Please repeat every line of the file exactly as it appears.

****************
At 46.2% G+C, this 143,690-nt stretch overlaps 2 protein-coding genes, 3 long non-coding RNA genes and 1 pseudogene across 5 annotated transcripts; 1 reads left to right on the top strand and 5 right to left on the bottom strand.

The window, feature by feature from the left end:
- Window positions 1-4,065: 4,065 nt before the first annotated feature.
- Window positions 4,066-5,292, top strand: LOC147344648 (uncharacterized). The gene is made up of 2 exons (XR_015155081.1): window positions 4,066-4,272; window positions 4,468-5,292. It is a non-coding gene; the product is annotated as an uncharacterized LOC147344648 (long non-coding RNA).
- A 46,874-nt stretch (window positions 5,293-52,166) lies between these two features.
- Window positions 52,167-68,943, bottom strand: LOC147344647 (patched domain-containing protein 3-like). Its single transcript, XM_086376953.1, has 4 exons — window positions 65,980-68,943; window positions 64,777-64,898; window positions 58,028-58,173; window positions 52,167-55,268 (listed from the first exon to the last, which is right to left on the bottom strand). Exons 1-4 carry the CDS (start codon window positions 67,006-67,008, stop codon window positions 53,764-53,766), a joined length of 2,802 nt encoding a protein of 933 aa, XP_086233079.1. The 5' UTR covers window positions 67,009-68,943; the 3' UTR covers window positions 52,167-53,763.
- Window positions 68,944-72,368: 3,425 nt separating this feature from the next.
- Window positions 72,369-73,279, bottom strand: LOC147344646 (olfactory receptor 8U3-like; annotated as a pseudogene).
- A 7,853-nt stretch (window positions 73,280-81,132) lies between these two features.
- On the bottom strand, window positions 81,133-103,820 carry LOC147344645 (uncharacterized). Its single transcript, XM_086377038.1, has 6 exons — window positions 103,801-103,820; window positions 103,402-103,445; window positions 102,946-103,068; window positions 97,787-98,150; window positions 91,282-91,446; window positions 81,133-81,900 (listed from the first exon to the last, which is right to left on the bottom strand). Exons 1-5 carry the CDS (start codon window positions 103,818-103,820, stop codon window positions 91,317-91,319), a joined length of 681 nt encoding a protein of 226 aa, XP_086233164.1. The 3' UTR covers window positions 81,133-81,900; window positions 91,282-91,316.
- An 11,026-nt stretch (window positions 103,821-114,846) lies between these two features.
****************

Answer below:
At 46.2% G+C, this 143,690-nt stretch overlaps 2 protein-coding genes, 3 long non-coding RNA genes and 1 pseudogene across 5 annotated transcripts; 1 reads left to right on the top strand and 5 right to left on the bottom strand.

The window, feature by feature from the left end:
- Window positions 1-4,065: 4,065 nt before the first annotated feature.
- Window positions 4,066-5,292, top strand: LOC147344648 (uncharacterized). The gene is made up of 2 exons (XR_015155081.1): window positions 4,066-4,272; window positions 4,468-5,292. It is a non-coding gene; the product is annotated as an uncharacterized LOC147344648 (long non-coding RNA).
- A 46,874-nt stretch (window positions 5,293-52,166) lies between these two features.
- Window positions 52,167-68,943, bottom strand: LOC147344647 (patched domain-containing protein 3-like). Its single transcript, XM_086376953.1, has 4 exons — window positions 65,980-68,943; window positions 64,777-64,898; window positions 58,028-58,173; window positions 52,167-55,268 (listed from the first exon to the last, which is right to left on the bottom strand). Exons 1-4 carry the CDS (start codon window positions 67,006-67,008, stop codon window positions 53,764-53,766), a joined length of 2,802 nt encoding a protein of 933 aa, XP_086233079.1. The 5' UTR covers window positions 67,009-68,943; the 3' UTR covers window positions 52,167-53,763.
- Window positions 68,944-72,368: 3,425 nt separating this feature from the next.
- Window positions 72,369-73,279, bottom strand: LOC147344646 (olfactory receptor 8U3-like; annotated as a pseudogene).
- A 7,853-nt stretch (window positions 73,280-81,132) lies between these two features.
- On the bottom strand, window positions 81,133-103,820 carry LOC147344645 (uncharacterized). Its single transcript, XM_086377038.1, has 6 exons — window positions 103,801-103,820; window positions 103,402-103,445; window positions 102,946-103,068; window positions 97,787-98,150; window positions 91,282-91,446; window positions 81,133-81,900 (listed from the first exon to the last, which is right to left on the bottom strand). Exons 1-5 carry the CDS (start codon window positions 103,818-103,820, stop codon window positions 91,317-91,319), a joined length of 681 nt encoding a protein of 226 aa, XP_086233164.1. The 3' UTR covers window positions 81,133-81,900; window positions 91,282-91,316.
- An 11,026-nt stretch (window positions 103,821-114,846) lies between these two features.